US scientists have been able to hack a standard 3D printer to print tissue to repair damage organs, at a much cheaper rate than bioprinters. Researchers from the Carnegie Mellon University have developed a 3D-printing method that can assemble common tissue which could potentially be used, rather than opting for an organ transplant – which often comes with lengthy delays, especially in the US where 4,000 people are waiting for a heart transplant.
Adam Feinberg, an associate professor of Materials Science and Engineering and Biomedical Engineering at Carnegie Mellon University, said: "We've been able to take MRI images of coronary arteries and 3D images of embryonic hearts and 3D bioprint them with unprecedented resolution and quality out of very soft materials like collagens, alginates and fibrins."
Furthermore, the team were able to do this using printers that can be bought in a shop for as little as $1,000 (£652), whereas bioprinters can cost up to $100,000. "Not only is the cost low, but by using open-source software, we have access to fine-tune the print parameters, optimise what we're doing and maximise the quality of what we're printing," Feinberg said. "It has really enabled us to accelerate development of new materials and innovate in this space. And we are also contributing back by releasing our 3D printer designs under an open-source licence."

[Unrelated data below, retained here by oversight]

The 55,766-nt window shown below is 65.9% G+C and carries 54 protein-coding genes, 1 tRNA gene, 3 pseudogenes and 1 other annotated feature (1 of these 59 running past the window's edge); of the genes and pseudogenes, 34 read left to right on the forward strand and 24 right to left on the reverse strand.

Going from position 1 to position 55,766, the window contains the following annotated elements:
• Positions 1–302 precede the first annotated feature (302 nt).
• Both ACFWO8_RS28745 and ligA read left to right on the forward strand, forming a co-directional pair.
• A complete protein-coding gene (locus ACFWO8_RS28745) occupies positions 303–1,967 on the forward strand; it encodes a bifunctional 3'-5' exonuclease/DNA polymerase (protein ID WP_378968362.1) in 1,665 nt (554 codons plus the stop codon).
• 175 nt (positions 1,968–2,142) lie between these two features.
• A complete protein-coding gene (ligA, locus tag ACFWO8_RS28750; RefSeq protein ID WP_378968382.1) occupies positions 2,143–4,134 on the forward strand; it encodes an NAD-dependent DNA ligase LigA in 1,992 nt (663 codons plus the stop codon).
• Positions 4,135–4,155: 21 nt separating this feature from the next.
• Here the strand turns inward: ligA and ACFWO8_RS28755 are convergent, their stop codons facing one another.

Standard 3D printers have so far been limited to creating hard objects, using plastics and metals by creating layer upon layer on to a surface to create the object. Using softer materials, such as gels, has proved to be difficult so far as it is tricky to create the supportive base.
Feinberg added: "The challenge with soft materials – think about something like Jello that we eat – is that they collapse under their own weight when 3D printed in air. So we developed a method of printing these soft materials inside a support bath material. Essentially, we print one gel inside of another gel, which allows us to accurately position the soft material as it's being printed, layer-by-layer."
A new technique known as Fresh (Freeform Reversible Embedding of Suspended Hydrogels) has been created, which allows support gels to be melted away within the body, and is not harmful when it disappears. This has allowed the researchers to build a 3D-designed sturdy structure, which becomes more malleable and fluid once it is in the host.